So, take a look at a niche market. What’s an area that you might want to rebrand yourself? If you’re a life coach, maybe you’re working with individuals, maybe you need to rebrand. If you want to work with women more, maybe rebrand it towards women. Maybe really rebrand it towards corporate professionals. Maybe really dig deeper. And if you already have corporate professionals, maybe young corporate professionals under 40. I’m just making it up (although I have to say, I’m over 40, but I feel great, FYI). But you get the idea.

So, you might want to take a look at what it is that you can do and dig a little deeper.

Now, that doesn’t necessarily mean you need to build out a whole blog and write a book like I did (although that helped). But dig a little deeper, float it out there. Dig a little deeper, float it up there, come up with some new things, which brings me to my second point which is creating a new program, taking a look at a new product, creating some new things that might work for that niche market.

For me, what we did was we created an audio bootcamp. What did we have? It’s called Winning the Direct Sales Game. Actually, that was the first program. That was our basic program. It was a 3-month program when it first came out. Now, we’ve got three programs, anywhere from three to five months each. I mean, we’ve got all kinds of stuff out there right now.

And when you are coming from a place of “Alright! How can I rebrand, repurpose, redistribute my material to a new niche market?”, notice what I didn’t do?

I didn’t take an entire new market and do the business equivalent of, first, I’m marketing towards the people in the United States, and then I’m marketing to the people in, I don’t know, some other part of the world maybe that doesn’t even speak English like China, for example, places like that where it’s just a complete 180 from where I’m going. I would imagine marketing yourself in China is different than the United States. I would just imagine that.

So, I didn’t say, “Oh, I’m working with busy entrepreneurs. So now, let me go work and try to do speaking for big time Fortune 500 companies.” I didn’t say that because that is work. You can do that, but that’s not what I’m talking about.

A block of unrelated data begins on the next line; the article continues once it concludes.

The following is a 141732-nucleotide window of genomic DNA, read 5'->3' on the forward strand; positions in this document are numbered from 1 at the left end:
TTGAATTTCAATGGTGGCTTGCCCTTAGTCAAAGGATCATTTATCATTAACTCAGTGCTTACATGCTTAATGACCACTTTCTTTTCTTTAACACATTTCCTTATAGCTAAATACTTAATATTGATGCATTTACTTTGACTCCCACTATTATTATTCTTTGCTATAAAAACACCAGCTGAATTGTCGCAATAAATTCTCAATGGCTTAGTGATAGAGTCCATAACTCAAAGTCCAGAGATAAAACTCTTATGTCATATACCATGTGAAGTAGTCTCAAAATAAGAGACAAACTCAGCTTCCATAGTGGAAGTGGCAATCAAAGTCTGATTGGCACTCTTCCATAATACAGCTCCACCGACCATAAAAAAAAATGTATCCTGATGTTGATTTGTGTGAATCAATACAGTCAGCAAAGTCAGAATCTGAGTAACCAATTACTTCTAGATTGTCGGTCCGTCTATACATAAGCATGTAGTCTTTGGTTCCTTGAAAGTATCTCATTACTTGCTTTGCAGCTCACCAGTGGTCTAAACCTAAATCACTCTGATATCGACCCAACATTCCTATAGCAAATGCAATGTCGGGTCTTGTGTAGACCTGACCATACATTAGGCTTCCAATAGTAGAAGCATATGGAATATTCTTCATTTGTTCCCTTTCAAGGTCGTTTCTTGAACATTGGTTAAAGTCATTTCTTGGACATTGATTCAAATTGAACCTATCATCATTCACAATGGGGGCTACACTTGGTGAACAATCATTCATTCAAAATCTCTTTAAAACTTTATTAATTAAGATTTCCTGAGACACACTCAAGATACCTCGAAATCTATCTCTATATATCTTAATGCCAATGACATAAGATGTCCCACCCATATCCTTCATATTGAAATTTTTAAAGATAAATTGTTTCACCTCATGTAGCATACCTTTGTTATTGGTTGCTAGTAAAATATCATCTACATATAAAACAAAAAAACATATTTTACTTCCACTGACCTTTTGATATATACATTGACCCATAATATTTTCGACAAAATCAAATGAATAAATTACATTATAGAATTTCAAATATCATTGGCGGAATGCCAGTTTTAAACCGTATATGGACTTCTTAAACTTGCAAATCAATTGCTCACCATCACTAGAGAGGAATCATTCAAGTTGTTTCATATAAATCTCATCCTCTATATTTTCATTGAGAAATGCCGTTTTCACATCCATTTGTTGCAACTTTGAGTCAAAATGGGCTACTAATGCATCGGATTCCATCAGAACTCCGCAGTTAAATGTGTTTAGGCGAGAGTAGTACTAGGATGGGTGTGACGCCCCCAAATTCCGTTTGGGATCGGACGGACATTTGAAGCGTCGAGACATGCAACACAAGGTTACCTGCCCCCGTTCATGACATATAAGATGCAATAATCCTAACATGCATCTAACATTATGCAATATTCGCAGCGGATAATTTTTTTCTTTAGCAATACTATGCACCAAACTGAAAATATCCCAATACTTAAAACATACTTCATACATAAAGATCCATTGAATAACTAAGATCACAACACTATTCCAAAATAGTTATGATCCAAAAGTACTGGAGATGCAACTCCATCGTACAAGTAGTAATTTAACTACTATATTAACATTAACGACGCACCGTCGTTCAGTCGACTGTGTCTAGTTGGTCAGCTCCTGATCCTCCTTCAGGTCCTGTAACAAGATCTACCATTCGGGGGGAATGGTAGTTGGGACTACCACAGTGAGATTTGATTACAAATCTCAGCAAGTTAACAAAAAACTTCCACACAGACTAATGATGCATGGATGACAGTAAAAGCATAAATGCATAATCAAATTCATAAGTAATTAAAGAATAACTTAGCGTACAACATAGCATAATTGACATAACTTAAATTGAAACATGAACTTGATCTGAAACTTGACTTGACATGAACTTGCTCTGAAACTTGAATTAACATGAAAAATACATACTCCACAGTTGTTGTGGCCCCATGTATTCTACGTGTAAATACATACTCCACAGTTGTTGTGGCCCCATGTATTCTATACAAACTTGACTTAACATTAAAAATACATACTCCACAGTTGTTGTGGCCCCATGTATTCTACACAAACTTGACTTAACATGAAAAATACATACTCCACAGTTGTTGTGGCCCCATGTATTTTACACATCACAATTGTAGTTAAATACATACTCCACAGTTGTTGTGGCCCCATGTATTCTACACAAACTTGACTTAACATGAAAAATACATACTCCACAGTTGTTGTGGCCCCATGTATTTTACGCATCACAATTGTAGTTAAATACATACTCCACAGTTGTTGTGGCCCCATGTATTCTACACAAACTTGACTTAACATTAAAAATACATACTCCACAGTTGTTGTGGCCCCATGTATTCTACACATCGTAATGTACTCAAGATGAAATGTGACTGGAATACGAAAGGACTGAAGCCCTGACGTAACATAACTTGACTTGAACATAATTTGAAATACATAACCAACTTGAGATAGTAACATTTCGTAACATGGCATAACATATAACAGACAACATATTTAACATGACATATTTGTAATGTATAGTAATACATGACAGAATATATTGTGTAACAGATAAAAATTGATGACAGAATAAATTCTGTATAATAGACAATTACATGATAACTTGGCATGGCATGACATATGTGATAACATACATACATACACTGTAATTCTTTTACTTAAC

What I’m talking about is a niche market inside of your original target market of people who you can repurpose the material and really guide deeper with.

So, take a look at who you’re working with. Then once you do that, come up with a product. What we did is we did a self-study—excuse me. Well, it was a self-study, but it’s a bootcamp. What you can do is a CD. What you can do if you want to get started is come up with a little idea and say, “You know what? I’m just going to add this together with my coaching repertoire.”

So you don’t even necessarily need to record anything. You can just say, “Hey, listen, I’ve been running into somebody. And these are people who feel like I can help. But for whatever reason, they haven’t pulled the trigger. Maybe I need to develop something specifically for that niche market.”

Whether that’s an industry (like I just talked about) or a group (like I also talked about which is corporate professionals) or a super group group (which is young corporate professionals), whatever that may be, really take a look at it and develop just a little bit of an ancillary coaching product (or service I guess) for them and see what happens.

One of the things, real quick, the way I’ve been looking at my business is very similar to the way Disney, I believe, looks at their business. They look at it from a franchise perspective. So, you’ve got Pocahontas. You’ve got the Lion King. You’ve got the Little Mermaid. You’ve got all of these different franchises that, from there, they run the same basic offense if you look at it.

They merchandise it. They have movies around it. They have t-shirts (which I’ve already said merchandising). They’ve got obviously t-shirts. They’ve got a radio program sometimes around it, the TV Shows sometimes around it. They’ve got Pocahontas on Ice sometimes around it.

I mean, I’m not making this stuff up.

And what did they do? All they do is they looked at it, they said, “We want to do something for kids. What can we do? Let’s do Pocahontas. Oh, we want to do something for kids. What can we do? Let’s do the Little Mermaid. Oh, we want to do something for kids. Let’s do the Lion King.” And they repurposed it and then rebranded it and did the same, exact thing.

So, hopefully, that made sense. And hopefully, that’s something that you can see yourself using. As a matter of fact, if you’d like to swing by our website, we’d love to be able to have you. It is PracticeBuilderBlog.com.

We’ve got all kinds of tools and techniques on there. Some of them are free; some of them, you’ll have to pay for. But all of them were designed to help you brand and grow your coaching practice.

But in the meantime, my name is Brian Hilliard, saying, “So long! Take care. And thank you for your time.”